UK and Norway agree to ease seafood export rules

Britain and Norway have agreed to speed up work on clarifying the border control health certificate rules for Norwegian seafood exports.

Norwegian fisheries minister Bjørnar Skjæran met Mark Spencer, his UK opposite minister in London on Monday when they discussed some of the current problems which have arisen since Brexit.

After it left the European Union, the UK said it would introduce requirements for health certificates for seafood from the EEA or European Economic Area, of which Norway (and Iceland) is a member.

Norwegian seafood companies warned at the time that the changes could add additional bureaucratic regulations.

Minister Skjæran said the meeting with Mark Spencer had been constructive and useful.

“We both agree that to make progress in the collaboration to find solutions that reduce administrative work, logistics challenges and costs for the seafood companies that export to the UK,” he added.

“It is important that Norway continues to develop the good cooperation with Great Britain in the fisheries area. The fisheries agreement provides predictability for our fishermen in that it gives mutual access to fish in each other’s waters and a certain exchange of quotas, and it is important for the sustainable management of the fish stocks.”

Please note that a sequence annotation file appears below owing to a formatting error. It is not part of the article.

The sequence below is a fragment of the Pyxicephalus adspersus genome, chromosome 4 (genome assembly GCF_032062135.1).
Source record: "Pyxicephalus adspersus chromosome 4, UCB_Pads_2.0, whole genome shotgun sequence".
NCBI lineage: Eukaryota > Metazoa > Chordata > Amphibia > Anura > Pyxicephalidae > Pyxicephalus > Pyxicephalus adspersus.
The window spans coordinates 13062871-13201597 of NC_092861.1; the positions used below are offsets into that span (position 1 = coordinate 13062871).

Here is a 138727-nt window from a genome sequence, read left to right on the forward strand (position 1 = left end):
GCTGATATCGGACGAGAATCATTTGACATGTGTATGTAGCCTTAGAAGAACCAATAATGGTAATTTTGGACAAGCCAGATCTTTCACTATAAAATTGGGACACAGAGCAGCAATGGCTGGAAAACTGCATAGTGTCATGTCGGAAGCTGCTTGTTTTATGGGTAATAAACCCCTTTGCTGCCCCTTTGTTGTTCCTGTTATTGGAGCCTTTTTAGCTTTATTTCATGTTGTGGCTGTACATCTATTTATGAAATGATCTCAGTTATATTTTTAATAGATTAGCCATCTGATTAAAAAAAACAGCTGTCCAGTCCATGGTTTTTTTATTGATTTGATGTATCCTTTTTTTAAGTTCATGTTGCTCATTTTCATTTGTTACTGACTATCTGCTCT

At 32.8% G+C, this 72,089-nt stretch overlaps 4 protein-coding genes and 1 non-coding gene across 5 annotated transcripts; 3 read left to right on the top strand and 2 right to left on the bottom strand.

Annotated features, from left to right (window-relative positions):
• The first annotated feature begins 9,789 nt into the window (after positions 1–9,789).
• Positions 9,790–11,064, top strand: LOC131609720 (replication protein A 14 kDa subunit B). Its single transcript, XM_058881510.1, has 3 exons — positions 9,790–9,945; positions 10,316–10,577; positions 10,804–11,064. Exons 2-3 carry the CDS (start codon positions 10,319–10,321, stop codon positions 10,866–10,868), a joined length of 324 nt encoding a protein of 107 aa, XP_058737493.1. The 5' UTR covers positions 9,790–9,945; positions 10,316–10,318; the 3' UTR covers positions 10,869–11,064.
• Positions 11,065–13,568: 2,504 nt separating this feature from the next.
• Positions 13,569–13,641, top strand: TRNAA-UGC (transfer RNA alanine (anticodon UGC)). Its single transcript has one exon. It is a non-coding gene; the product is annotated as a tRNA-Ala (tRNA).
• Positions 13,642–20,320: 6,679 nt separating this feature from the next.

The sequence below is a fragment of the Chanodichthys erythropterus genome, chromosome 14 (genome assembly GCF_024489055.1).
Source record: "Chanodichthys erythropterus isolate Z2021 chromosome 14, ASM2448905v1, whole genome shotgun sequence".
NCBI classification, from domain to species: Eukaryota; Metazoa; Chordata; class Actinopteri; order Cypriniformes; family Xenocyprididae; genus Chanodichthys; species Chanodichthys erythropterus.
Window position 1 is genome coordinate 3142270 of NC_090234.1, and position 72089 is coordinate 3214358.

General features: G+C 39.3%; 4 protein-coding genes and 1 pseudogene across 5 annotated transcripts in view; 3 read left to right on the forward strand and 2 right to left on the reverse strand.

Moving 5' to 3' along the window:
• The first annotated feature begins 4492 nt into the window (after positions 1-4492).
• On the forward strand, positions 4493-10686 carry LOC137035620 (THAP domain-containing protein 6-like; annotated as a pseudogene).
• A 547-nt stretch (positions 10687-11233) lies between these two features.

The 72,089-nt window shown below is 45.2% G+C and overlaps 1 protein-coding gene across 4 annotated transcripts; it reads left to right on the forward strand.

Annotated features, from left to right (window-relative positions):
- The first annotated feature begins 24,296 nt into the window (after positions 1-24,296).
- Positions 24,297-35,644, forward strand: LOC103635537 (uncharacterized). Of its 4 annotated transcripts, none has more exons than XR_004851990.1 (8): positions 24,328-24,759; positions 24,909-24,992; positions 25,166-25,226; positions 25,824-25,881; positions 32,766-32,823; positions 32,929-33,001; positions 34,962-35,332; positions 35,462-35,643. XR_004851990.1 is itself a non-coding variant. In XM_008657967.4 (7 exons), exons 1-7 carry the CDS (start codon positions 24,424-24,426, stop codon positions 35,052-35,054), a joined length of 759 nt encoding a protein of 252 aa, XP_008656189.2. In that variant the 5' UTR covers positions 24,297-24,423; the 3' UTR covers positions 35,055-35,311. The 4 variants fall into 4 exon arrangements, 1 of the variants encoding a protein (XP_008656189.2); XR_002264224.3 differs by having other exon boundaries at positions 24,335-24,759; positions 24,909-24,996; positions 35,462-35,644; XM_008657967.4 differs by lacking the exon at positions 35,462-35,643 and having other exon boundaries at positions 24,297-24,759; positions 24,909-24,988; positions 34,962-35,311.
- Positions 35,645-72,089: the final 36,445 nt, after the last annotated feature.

The UK has long been an important market for Norwegian seafood, especially cod, haddock and salmon. Exports are currently around NOK 7.7 billion (£620 million).

Many UK seafood processors are dependent on Norwegian and Iceland fish to keep their production lines in operation.

The ministers also agreed to strengthen maritime co-operation between the two countries.

Northern Ireland deal welcomed

Meanwhile, also this week, industry body Salmon Scotland welcomed the latest deal on the Northern Ireland protocol hammered out between the UK and European Union. The agreement, which creates a new “Windsor Framework” under which businesses in Northern Ireland can continue to operate in both the EU Single Market and the UK market, has calmed fears that the dispute over arrangements for Northern Ireland could escalate into a trade war.

Tavish Scott, Chief Executive of Salmon Scotland, said: “A thawing of the relationship between London and Brussels is welcome news for all exporters.

“Since Brexit, the export arrangements for our members have been challenging with extra red tape, delays at the Channel, and continued labour shortages.

“We have managed to get through that, but an improved relationship will hopefully lead to an easing of the tensions and generate further sustainable growth of Scotland’s most successful food sector.”

 

Author

Keep up with us

Posted in ,
Fish Farmer cover July 2024

The July 2024 issue of Fish Farmer is out now